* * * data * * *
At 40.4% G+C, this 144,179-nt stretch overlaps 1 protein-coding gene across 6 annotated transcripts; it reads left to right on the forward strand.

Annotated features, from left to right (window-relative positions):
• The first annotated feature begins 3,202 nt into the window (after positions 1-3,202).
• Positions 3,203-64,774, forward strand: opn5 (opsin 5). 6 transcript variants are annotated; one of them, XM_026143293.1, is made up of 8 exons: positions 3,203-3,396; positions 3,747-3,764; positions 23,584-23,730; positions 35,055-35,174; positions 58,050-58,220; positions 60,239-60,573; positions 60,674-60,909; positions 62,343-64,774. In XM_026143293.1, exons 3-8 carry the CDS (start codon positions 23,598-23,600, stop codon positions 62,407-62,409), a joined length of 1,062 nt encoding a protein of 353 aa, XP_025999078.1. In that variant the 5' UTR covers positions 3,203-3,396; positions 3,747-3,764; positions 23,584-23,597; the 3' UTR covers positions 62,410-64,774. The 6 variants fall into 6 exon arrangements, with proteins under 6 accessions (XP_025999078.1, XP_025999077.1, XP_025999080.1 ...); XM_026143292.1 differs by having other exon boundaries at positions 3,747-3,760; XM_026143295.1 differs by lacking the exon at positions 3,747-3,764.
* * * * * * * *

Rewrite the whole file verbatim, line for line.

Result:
At 40.4% G+C, this 144,179-nt stretch overlaps 1 protein-coding gene across 6 annotated transcripts; it reads left to right on the forward strand.

Annotated features, from left to right (window-relative positions):
• The first annotated feature begins 3,202 nt into the window (after positions 1-3,202).
• Positions 3,203-64,774, forward strand: opn5 (opsin 5). 6 transcript variants are annotated; one of them, XM_026143293.1, is made up of 8 exons: positions 3,203-3,396; positions 3,747-3,764; positions 23,584-23,730; positions 35,055-35,174; positions 58,050-58,220; positions 60,239-60,573; positions 60,674-60,909; positions 62,343-64,774. In XM_026143293.1, exons 3-8 carry the CDS (start codon positions 23,598-23,600, stop codon positions 62,407-62,409), a joined length of 1,062 nt encoding a protein of 353 aa, XP_025999078.1. In that variant the 5' UTR covers positions 3,203-3,396; positions 3,747-3,764; positions 23,584-23,597; the 3' UTR covers positions 62,410-64,774. The 6 variants fall into 6 exon arrangements, with proteins under 6 accessions (XP_025999078.1, XP_025999077.1, XP_025999080.1 ...); XM_026143292.1 differs by having other exon boundaries at positions 3,747-3,760; XM_026143295.1 differs by lacking the exon at positions 3,747-3,764.